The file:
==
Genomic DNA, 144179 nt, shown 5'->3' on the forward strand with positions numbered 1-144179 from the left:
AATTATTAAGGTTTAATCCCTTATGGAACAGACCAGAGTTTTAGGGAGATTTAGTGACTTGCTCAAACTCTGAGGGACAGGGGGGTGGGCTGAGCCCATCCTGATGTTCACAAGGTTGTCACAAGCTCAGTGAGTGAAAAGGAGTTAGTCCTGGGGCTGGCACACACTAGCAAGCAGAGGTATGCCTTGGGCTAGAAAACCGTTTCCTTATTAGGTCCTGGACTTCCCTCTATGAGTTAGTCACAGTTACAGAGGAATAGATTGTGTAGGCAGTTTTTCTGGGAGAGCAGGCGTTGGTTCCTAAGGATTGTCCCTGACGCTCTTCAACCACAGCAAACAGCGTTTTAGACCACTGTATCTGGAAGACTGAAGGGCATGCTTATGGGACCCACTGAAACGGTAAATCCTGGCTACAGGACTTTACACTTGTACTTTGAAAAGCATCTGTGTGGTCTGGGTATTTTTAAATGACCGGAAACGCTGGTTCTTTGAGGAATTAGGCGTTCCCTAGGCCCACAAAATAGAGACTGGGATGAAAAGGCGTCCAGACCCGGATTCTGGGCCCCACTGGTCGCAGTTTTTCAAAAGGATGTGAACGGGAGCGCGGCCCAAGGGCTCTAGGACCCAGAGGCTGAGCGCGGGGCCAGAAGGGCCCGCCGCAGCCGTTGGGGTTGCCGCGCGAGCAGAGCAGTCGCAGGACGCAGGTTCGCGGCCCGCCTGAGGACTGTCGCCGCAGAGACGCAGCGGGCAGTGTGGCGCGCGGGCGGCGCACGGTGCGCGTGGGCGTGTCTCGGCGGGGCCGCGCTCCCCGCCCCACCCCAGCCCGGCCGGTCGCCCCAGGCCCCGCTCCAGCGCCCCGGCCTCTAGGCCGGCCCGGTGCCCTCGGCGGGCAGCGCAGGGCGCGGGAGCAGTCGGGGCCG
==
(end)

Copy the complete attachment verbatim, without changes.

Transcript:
Genomic DNA, 144179 nt, shown 5'->3' on the forward strand with positions numbered 1-144179 from the left:
AATTATTAAGGTTTAATCCCTTATGGAACAGACCAGAGTTTTAGGGAGATTTAGTGACTTGCTCAAACTCTGAGGGACAGGGGGGTGGGCTGAGCCCATCCTGATGTTCACAAGGTTGTCACAAGCTCAGTGAGTGAAAAGGAGTTAGTCCTGGGGCTGGCACACACTAGCAAGCAGAGGTATGCCTTGGGCTAGAAAACCGTTTCCTTATTAGGTCCTGGACTTCCCTCTATGAGTTAGTCACAGTTACAGAGGAATAGATTGTGTAGGCAGTTTTTCTGGGAGAGCAGGCGTTGGTTCCTAAGGATTGTCCCTGACGCTCTTCAACCACAGCAAACAGCGTTTTAGACCACTGTATCTGGAAGACTGAAGGGCATGCTTATGGGACCCACTGAAACGGTAAATCCTGGCTACAGGACTTTACACTTGTACTTTGAAAAGCATCTGTGTGGTCTGGGTATTTTTAAATGACCGGAAACGCTGGTTCTTTGAGGAATTAGGCGTTCCCTAGGCCCACAAAATAGAGACTGGGATGAAAAGGCGTCCAGACCCGGATTCTGGGCCCCACTGGTCGCAGTTTTTCAAAAGGATGTGAACGGGAGCGCGGCCCAAGGGCTCTAGGACCCAGAGGCTGAGCGCGGGGCCAGAAGGGCCCGCCGCAGCCGTTGGGGTTGCCGCGCGAGCAGAGCAGTCGCAGGACGCAGGTTCGCGGCCCGCCTGAGGACTGTCGCCGCAGAGACGCAGCGGGCAGTGTGGCGCGCGGGCGGCGCACGGTGCGCGTGGGCGTGTCTCGGCGGGGCCGCGCTCCCCGCCCCACCCCAGCCCGGCCGGTCGCCCCAGGCCCCGCTCCAGCGCCCCGGCCTCTAGGCCGGCCCGGTGCCCTCGGCGGGCAGCGCAGGGCGCGGGAGCAGTCGGGGCCG